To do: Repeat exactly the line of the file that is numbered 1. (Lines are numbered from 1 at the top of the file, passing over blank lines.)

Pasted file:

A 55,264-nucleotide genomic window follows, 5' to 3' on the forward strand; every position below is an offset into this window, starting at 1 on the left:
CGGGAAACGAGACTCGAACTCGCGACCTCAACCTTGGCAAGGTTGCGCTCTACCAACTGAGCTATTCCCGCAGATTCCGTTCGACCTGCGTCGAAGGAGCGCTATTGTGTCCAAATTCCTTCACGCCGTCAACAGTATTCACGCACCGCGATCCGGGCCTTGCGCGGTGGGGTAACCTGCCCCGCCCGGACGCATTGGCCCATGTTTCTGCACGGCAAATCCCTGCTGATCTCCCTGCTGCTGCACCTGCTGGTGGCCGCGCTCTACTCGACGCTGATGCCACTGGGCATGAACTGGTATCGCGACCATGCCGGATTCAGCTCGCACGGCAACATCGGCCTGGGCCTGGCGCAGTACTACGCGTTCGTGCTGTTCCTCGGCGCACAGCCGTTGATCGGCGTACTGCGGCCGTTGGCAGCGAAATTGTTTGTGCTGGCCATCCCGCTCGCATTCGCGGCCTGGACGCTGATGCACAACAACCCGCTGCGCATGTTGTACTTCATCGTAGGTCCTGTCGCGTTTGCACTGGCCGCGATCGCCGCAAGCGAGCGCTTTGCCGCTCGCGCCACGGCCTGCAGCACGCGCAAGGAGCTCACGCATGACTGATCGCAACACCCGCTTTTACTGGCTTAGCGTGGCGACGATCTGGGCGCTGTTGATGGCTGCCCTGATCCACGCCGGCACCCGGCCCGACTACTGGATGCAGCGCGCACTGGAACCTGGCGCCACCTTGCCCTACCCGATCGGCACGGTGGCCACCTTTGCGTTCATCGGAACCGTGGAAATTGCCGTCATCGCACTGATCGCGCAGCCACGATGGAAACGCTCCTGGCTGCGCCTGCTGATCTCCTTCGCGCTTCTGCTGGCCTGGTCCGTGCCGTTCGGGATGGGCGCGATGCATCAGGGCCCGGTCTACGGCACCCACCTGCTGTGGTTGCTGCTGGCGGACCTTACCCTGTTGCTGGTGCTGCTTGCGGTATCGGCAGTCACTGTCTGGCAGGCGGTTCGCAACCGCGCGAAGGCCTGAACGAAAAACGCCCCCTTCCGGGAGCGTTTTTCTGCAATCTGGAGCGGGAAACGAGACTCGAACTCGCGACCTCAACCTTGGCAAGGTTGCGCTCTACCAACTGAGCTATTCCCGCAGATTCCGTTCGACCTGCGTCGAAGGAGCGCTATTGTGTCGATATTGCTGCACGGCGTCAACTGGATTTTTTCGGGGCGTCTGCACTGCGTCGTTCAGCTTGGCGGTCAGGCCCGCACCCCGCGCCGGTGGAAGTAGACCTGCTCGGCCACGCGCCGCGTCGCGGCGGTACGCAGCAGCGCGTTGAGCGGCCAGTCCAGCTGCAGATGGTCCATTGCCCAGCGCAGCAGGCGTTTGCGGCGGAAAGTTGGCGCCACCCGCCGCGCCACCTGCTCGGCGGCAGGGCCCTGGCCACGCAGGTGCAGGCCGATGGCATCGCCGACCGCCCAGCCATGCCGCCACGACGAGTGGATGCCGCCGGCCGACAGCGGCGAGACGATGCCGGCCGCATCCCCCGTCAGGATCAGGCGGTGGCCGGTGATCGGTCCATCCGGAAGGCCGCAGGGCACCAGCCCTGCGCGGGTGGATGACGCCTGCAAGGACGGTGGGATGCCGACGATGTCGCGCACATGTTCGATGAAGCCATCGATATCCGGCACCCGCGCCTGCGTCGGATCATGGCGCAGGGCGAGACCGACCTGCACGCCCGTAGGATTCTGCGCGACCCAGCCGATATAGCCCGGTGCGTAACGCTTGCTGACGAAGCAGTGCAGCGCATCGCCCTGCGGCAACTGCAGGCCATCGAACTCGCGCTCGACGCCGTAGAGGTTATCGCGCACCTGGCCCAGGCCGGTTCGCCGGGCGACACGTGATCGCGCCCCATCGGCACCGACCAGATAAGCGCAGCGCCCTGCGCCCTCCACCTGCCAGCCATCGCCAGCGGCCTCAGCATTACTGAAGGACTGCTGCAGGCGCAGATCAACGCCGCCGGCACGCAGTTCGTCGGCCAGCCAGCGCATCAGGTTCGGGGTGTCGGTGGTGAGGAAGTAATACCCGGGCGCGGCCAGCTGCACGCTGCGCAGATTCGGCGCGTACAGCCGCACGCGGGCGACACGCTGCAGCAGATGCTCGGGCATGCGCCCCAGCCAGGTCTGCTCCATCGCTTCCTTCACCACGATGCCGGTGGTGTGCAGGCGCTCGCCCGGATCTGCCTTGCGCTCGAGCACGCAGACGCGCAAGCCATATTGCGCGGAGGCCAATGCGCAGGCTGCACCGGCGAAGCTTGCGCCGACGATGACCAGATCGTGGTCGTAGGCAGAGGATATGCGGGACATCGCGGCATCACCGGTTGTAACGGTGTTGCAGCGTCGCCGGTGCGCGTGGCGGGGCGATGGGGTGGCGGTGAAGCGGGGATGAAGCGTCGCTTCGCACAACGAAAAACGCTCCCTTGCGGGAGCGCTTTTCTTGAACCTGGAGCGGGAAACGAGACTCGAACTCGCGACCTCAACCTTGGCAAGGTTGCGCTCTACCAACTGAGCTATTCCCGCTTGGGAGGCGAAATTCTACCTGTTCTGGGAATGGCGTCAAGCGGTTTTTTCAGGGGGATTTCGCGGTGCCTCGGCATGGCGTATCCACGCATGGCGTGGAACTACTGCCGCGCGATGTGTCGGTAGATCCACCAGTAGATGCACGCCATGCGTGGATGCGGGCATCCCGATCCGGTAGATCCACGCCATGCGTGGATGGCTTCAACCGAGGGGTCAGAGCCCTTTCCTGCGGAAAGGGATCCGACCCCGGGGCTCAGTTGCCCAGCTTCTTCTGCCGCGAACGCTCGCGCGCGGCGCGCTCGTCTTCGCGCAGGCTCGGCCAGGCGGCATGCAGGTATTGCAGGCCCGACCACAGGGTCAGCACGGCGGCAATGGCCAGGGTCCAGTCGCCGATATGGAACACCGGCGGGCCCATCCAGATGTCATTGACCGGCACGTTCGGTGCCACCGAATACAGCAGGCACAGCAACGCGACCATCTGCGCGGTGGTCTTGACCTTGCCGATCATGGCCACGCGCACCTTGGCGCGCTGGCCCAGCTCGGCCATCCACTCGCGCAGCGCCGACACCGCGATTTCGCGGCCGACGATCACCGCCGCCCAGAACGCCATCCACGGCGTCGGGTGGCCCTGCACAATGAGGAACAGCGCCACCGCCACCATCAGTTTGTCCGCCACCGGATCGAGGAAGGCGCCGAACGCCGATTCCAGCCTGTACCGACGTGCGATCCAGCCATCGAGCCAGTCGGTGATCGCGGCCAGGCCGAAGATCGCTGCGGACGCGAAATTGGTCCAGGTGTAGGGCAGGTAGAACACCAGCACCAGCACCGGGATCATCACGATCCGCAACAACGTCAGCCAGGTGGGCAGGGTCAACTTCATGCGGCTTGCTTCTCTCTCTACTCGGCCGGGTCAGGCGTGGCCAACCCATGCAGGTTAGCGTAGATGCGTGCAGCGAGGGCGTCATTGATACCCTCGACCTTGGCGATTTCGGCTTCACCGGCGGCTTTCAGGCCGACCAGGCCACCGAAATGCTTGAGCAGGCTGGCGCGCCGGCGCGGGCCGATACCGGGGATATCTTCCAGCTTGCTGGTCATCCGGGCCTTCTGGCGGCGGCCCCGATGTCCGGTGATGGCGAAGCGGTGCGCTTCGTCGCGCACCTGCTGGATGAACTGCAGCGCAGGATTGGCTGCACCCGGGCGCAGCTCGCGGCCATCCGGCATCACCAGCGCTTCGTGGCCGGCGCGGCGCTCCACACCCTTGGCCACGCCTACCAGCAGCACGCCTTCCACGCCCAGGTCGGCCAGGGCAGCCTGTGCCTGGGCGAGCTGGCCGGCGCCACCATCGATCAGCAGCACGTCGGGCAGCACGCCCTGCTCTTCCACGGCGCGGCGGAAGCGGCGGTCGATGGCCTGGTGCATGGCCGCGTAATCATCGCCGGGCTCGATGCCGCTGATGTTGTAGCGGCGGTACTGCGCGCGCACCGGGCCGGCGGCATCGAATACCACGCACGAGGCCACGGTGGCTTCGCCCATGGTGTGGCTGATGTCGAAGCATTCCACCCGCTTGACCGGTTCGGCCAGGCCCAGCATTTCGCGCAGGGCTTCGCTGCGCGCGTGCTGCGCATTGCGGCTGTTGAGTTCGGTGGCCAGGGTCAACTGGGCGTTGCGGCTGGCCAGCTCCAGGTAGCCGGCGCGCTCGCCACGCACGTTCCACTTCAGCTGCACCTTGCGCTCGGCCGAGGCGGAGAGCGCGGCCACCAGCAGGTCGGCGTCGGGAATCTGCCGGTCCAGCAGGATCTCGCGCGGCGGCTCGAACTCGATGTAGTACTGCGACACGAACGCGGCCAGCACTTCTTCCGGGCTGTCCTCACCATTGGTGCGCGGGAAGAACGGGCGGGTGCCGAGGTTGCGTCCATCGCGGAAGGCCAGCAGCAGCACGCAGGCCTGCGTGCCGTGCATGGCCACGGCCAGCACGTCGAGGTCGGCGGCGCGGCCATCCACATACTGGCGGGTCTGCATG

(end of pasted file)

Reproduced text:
A 55,264-nucleotide genomic window follows, 5' to 3' on the forward strand; every position below is an offset into this window, starting at 1 on the left: